Booker T. Washington was born a slave in 1856 in Franklin County, Virginia on the 207-acre tobacco farm of James Burroughs. We recently visited his birthplace. Since it was during the covid-19 pandemic the visitor center was closed but the park ranger was very helpful and the trails and historic buildings were open. Hiking the Plantation Trail Loop provided a nice overview of the layout of the plantation and the buildings.
The buildings at this monument are reconstructions of the buildings on the Burroughs’ plantation. This apparently was a fairly typical small tobacco plantation of the period. The emphasis here at the birth-site of Booker T. Washington is on his early life and the cultural and geographical landscape of the period.
Born into slavery in 1856, Booker T. Washington lived here until being freed in 1865. His mother named him Booker Taliaferro. There is no record of who his father was. Always having been called only Booker, when he first attended school and realized during roll call that everyone else had two names he called himself Booker Washington. Later learning that he did have a second name, he adopted it as his middle name – hence becoming Booker T. Washington.
Even though his mother, Jane, was the plantation cook, food for the enslaved people was rationed and they were often hungry. The kitchen cabin served as the cookhouse and as the living quarters for Jane and her three children, John Henry, Booker, and Amanda. With a dirt floor and very little furniture there was no real comfort. Even as small children, they worked daily cleaning yards, carrying water and taking corn to the mill.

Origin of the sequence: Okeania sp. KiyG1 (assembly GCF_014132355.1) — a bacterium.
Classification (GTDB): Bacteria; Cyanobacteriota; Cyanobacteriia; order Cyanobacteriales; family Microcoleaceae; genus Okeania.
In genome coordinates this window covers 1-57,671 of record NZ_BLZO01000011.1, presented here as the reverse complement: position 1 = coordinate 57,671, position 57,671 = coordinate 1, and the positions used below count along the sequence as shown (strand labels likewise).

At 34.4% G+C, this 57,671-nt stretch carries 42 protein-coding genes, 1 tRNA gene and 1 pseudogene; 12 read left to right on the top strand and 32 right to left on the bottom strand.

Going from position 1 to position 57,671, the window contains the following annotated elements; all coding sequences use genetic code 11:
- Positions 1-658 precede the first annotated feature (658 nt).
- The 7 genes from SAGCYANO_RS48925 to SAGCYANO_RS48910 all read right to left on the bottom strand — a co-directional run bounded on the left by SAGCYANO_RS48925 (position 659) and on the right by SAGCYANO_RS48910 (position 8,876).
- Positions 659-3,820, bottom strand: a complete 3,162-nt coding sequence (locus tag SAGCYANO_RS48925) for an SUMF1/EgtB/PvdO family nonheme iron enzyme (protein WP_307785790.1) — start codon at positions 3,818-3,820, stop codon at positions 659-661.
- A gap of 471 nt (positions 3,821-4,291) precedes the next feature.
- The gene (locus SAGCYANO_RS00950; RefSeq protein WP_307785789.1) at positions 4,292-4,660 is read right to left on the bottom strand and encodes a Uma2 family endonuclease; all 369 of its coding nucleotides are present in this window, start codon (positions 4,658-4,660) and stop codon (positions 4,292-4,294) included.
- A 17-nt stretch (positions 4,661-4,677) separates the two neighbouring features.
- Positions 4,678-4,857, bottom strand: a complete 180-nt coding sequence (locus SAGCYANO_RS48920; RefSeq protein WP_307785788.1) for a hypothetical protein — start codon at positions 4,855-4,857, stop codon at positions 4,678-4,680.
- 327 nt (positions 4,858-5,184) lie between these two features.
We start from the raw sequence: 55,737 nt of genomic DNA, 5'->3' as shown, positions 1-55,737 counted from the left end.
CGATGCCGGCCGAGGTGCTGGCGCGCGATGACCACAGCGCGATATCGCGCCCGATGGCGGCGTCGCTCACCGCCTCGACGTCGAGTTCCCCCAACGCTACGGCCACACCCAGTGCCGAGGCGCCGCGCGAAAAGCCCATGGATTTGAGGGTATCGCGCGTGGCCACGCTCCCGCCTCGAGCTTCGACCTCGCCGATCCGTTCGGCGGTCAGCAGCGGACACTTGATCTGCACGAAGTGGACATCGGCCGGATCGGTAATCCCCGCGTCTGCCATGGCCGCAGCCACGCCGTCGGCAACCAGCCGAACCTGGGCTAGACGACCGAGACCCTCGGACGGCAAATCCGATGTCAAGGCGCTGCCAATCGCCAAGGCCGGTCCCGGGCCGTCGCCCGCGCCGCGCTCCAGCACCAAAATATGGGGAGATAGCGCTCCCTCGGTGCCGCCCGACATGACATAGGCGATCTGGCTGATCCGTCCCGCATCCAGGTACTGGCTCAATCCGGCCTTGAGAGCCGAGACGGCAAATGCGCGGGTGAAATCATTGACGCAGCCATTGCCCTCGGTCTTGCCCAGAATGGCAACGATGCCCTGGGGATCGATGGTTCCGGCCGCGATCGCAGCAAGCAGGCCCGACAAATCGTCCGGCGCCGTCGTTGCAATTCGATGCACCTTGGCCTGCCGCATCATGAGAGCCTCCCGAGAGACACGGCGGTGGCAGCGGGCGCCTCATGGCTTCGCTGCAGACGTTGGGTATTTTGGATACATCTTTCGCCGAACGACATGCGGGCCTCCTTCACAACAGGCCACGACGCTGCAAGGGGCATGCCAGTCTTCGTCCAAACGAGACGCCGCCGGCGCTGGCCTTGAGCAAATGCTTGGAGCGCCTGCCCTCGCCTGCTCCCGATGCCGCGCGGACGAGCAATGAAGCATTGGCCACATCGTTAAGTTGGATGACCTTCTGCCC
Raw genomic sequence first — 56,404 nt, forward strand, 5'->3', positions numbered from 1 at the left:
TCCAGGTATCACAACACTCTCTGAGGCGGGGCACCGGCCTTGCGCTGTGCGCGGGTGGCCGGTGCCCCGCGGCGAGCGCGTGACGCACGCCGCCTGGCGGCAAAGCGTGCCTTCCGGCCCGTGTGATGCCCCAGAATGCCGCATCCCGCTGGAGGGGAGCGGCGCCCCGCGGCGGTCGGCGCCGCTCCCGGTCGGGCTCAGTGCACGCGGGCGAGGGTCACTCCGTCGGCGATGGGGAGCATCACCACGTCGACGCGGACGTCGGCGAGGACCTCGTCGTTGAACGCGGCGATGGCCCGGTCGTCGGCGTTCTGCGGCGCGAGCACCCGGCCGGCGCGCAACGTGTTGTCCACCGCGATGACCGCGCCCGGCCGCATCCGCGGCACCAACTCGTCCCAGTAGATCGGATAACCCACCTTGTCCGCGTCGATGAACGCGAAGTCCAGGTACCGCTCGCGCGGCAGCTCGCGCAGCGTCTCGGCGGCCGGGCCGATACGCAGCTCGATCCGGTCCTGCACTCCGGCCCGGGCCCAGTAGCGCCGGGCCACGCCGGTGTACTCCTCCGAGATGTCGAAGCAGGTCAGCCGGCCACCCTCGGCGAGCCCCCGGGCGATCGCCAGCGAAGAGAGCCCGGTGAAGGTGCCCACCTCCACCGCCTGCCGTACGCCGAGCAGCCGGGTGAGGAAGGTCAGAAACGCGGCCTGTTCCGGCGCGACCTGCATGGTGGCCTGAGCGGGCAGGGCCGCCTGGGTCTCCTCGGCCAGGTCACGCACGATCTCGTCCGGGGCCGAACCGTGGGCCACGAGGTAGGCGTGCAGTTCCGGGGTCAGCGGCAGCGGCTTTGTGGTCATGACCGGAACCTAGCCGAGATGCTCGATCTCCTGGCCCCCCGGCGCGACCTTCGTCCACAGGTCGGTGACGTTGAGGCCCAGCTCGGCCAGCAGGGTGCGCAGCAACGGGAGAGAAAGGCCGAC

Following the election of Abraham Lincoln in November of 1860, South Carolina was the first state to secede from the Union. Four more states including Arkansas, Tennessee, North Carolina, and Virginia, seceded in quick succession. James Burroughs died in 1861, leaving Mrs. Burroughs to manage the farm. Five of the Burroughs sons fought in the American Civil War. Billy died in 1863 in the Battle of Kelly’s Ford and Frank was captured at the Battle of Gettysburg and died of dysentery in captivity in 1864.
When the war ended in 1865, Booker remembered being called to the “big house” where a stranger made a speech and read a rather long paper which he thought was the Emancipation Proclamation. After the reading they were told they were free.
In 1865, Booker’s family moved to Malden, West Virginia, to join his stepfather who had escaped slavery. During the time there, Booker worked in the local salt furnace and coal mines. At this point, he started attending school at night. He heard about The Hampton Institute, a school for African Americans in Virginia and in 1872 set out to get there and get admitted. He arrived completely destitute but worked his way through as the school’s janitor. He graduated in 1875, taught school there and in 1881 was hired to start a school in Tuskegee, Alabama. The curriculum focused on trades and academic subjects related to students’ experiences. Booker T. Washington fought for advancement and taught self-reliance and self-determination.
Booker T. Washington was the first African American to receive an honorary degree from Harvard University (1896), the first on a US postage stamp (1940), the first to have a US ship named after him (1942), the first on a US coin (1946-51) and the first to have a national monument in his name (1956).
For more information: https://www.nps.gov/bowa/index.htm